Many people are familiar with the concept of riders and how a rider pertains to homeowner’s insurance. For example, if a homeowner possesses valuable art investments, the homeowner may elect to purchase an insurance rider in order to gain extra coverage beyond a standard policy, just to protect their art investment. An annuity rider is similar, in that it can be purchased by the annuity holder and then be attached to an annuity. Whereas riders on insurance policies protect and insure property. annuity riders protect principal and income.
Annuity riders attached to variable annuities are chosen in order to minimize financial loss. Variable annuities, as the name implies, vary. They are subject to fluctuations in the market, and some variable annuity riders protect the principal, while others, called downside riders, limit the owner’s amount of loss due to market fluctuations. An annuity can be tied to a given market, and if the market loses, the variable annuity rider limits the loss to a standard, pre-chosen percentage. However, such riders usually have an upside limit as well. In other words, they also limit the amount an annuity can be credited, should the market increase instead of decrease.
Annuity riders on fixed annuities are designed to guarantee the policyholder a fixed, specified dollar amount for a specific period of time. Such a rider protects the annuity holder by ensuring that the holder will receive guaranteed distributions in a certain dollar amount and thus the rider protects the annuity owner’s income.
The most common type of annuity rider is the income rider. One popular type of income rider is the guaranteed income rider. This rider is attached to an annuity in order to provide the purchaser with a secure retirement. Usually the contract involves a single, or lump-sum premium, in exchange for which the payments are guaranteed on a monthly, quarterly or yearly basis. Withdrawal benefits provide options for withdrawing sums and percentages of growth on investments. Some annuities are available with certain benefits already attached, while others allow the attachment of this rider based on the annuity buyer’s preference.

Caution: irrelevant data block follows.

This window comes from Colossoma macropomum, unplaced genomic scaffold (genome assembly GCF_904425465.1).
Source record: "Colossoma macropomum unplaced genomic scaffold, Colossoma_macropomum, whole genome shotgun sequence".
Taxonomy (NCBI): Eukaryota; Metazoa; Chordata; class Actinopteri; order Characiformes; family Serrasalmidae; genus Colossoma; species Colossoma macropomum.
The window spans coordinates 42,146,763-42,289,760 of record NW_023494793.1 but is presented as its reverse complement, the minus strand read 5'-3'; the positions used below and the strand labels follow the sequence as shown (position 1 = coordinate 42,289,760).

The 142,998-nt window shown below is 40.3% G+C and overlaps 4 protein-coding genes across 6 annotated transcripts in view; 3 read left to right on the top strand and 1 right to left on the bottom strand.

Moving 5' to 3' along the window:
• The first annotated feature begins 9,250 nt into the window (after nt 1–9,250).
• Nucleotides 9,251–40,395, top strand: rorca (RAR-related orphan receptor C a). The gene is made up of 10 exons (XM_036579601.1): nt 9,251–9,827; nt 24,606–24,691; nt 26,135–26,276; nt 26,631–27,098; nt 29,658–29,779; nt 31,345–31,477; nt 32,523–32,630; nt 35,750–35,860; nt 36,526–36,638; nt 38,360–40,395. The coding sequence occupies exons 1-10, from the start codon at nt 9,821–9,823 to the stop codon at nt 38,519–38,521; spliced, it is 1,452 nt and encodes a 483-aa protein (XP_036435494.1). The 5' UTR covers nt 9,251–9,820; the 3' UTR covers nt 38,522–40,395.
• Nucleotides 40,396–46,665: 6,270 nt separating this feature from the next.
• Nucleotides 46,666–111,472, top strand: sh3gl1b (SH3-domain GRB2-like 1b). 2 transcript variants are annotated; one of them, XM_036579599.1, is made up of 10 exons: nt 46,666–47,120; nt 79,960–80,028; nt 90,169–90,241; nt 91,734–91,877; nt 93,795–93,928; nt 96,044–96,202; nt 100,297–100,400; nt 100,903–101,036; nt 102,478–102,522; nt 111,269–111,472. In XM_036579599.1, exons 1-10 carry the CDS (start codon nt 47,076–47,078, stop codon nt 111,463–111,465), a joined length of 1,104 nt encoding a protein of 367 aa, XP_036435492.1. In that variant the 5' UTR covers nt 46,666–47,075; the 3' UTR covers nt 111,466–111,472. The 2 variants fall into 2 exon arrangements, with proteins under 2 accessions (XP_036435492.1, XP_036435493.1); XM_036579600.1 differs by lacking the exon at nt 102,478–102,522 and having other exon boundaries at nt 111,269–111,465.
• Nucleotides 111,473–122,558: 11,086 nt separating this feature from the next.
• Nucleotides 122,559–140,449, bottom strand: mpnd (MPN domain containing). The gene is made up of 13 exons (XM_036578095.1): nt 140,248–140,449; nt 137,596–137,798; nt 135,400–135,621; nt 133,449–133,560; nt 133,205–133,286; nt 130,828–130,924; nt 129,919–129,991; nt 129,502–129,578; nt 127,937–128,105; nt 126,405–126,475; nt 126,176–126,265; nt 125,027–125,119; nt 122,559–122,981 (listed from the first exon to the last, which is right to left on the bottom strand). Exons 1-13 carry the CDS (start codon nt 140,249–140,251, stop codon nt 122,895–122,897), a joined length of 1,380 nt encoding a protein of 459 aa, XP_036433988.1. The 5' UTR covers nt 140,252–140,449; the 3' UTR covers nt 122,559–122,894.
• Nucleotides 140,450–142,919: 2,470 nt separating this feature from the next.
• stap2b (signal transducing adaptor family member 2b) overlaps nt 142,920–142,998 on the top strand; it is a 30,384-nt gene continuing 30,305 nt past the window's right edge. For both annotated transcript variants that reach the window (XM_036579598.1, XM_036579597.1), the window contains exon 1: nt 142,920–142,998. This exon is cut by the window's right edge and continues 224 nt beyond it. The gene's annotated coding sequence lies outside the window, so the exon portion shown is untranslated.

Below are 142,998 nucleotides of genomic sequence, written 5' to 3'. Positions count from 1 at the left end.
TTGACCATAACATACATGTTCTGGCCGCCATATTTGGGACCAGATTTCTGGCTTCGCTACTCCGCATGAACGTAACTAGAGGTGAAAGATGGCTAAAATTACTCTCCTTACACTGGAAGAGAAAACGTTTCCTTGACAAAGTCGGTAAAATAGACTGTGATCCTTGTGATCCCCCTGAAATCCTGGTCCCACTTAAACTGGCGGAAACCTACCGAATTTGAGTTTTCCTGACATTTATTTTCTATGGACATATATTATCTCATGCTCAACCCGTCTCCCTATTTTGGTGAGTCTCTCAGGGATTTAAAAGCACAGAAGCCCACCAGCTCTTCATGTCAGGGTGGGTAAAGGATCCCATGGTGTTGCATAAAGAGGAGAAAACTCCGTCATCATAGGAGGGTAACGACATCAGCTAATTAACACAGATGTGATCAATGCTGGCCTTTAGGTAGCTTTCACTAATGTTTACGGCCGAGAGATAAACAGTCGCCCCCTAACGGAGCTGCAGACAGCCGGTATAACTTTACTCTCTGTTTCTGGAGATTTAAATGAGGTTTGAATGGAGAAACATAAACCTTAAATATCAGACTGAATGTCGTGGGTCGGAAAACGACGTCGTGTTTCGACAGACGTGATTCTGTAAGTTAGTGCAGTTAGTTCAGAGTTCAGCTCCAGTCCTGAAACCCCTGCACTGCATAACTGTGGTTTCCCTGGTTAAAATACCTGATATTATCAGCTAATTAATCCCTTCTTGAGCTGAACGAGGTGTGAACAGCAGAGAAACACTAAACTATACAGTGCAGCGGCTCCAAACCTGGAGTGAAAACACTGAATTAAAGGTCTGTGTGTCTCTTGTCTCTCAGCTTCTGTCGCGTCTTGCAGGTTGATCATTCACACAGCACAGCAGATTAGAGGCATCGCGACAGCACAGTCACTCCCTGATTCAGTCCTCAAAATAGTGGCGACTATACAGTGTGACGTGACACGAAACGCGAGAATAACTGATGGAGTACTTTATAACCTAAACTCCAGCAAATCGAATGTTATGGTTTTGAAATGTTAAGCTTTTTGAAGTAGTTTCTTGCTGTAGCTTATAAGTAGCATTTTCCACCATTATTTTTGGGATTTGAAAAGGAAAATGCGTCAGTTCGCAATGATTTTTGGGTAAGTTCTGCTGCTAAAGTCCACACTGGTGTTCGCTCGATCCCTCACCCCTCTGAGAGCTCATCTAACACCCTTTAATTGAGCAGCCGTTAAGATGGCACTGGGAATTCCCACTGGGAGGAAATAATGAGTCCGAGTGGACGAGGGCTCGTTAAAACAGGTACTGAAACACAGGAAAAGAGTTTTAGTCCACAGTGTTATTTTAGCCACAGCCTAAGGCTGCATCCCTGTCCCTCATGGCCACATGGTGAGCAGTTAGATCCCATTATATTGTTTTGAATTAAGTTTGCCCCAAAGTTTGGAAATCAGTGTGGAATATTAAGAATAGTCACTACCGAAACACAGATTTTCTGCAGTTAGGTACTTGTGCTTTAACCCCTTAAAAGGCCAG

Another often seen annuity rider is a death benefit. If the policy owner dies, the person selected as a beneficiary will receive either all of the money in the account, or some guaranteed minimum (such as all purchase payments minus prior withdrawals).
A return of premium rider guarantees that the annuity owner will receive a return of at least the initial amount paid as the premium. The withdrawals can be structured in any number of ways, but the most important feature is that under no circumstances will he or she be paid less than the amount invested.
Annuity riders can be a valuable feature to add when making an annuity purchase. The rider can be tailored to the specific needs of a given purchaser. It is important to know the options available, as well as the possible advantages and disadvantages of any given annuity rider. The annuity purchaser must choose the annuity that best fits his or her future goals and expectations.